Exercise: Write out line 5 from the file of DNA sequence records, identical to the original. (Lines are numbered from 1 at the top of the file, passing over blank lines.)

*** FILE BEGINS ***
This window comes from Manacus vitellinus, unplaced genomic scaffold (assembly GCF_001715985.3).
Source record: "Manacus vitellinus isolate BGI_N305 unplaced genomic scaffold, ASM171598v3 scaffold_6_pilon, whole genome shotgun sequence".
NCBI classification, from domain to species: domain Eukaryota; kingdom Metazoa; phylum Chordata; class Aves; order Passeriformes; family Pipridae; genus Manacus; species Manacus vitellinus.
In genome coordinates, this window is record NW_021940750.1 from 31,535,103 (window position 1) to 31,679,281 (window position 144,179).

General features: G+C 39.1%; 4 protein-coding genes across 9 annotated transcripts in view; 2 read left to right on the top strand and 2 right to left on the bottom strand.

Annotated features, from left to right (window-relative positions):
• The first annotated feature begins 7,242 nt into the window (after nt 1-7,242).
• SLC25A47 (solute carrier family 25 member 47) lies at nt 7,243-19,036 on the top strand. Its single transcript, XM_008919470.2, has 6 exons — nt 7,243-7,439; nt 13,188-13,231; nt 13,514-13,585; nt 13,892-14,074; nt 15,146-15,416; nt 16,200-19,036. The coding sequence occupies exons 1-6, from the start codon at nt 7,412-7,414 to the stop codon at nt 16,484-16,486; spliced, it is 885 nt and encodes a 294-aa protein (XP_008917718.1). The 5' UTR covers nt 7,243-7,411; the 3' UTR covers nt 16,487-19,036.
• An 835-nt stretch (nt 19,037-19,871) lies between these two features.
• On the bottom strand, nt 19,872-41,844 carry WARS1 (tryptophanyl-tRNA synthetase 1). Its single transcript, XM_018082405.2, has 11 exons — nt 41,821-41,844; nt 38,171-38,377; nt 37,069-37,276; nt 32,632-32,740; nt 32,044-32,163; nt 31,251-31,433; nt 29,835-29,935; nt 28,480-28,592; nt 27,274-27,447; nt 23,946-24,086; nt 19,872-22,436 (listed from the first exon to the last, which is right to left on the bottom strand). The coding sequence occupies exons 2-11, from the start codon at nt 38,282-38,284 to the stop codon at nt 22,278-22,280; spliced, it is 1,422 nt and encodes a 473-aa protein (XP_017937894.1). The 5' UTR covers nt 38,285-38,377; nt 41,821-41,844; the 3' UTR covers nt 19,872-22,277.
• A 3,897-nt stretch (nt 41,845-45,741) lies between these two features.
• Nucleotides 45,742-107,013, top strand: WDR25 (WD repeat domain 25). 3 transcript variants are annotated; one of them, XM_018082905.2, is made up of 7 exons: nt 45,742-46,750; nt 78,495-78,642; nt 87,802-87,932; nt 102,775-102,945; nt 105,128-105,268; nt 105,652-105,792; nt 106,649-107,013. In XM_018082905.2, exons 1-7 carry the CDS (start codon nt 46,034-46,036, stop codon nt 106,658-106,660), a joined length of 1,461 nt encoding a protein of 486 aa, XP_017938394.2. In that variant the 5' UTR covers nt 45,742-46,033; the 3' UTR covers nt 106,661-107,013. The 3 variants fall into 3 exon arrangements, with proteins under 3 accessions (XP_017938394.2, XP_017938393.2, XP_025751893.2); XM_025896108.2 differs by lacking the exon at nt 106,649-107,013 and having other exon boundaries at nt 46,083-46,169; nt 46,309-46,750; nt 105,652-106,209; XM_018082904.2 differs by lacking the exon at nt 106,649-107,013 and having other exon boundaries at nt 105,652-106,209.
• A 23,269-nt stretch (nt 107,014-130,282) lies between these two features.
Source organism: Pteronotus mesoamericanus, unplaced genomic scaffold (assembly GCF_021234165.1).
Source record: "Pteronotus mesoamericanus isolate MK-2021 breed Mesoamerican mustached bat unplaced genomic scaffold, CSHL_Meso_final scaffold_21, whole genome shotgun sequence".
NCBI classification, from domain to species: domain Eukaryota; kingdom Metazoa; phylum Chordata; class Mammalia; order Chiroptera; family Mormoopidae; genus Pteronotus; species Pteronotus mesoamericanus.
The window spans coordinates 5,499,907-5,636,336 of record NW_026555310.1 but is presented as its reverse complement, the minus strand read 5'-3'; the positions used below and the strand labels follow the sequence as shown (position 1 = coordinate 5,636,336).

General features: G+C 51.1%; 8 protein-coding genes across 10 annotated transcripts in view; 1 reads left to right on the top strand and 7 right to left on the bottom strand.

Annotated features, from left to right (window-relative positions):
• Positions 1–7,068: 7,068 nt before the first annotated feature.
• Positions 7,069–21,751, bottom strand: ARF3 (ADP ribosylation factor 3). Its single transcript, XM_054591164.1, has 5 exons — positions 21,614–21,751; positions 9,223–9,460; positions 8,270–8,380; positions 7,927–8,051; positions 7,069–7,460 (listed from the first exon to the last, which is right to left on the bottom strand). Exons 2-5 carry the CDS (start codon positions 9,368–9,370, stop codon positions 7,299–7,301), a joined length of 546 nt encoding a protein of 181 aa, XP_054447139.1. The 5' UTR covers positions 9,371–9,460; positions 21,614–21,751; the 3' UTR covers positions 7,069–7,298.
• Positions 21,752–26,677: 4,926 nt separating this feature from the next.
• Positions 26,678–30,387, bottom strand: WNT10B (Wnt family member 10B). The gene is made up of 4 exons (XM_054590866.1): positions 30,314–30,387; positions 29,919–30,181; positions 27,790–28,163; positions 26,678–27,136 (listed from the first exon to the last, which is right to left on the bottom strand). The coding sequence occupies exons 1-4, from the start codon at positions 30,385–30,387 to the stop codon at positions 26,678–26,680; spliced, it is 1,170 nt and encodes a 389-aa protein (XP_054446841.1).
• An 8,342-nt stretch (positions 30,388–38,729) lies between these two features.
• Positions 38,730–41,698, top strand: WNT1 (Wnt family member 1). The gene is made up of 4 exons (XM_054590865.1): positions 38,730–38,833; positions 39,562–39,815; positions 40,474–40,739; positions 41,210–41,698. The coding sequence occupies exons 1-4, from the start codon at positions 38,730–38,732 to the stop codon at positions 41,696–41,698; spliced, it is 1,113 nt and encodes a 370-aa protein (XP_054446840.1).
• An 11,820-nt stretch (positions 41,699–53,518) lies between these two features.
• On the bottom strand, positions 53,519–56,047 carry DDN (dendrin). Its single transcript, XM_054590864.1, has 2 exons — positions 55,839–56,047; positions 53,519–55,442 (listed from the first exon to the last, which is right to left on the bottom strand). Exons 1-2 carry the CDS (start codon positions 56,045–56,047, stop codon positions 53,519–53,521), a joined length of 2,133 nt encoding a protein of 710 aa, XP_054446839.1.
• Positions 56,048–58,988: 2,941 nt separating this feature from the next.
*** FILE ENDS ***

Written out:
General features: G+C 39.1%; 4 protein-coding genes across 9 annotated transcripts in view; 2 read left to right on the top strand and 2 right to left on the bottom strand.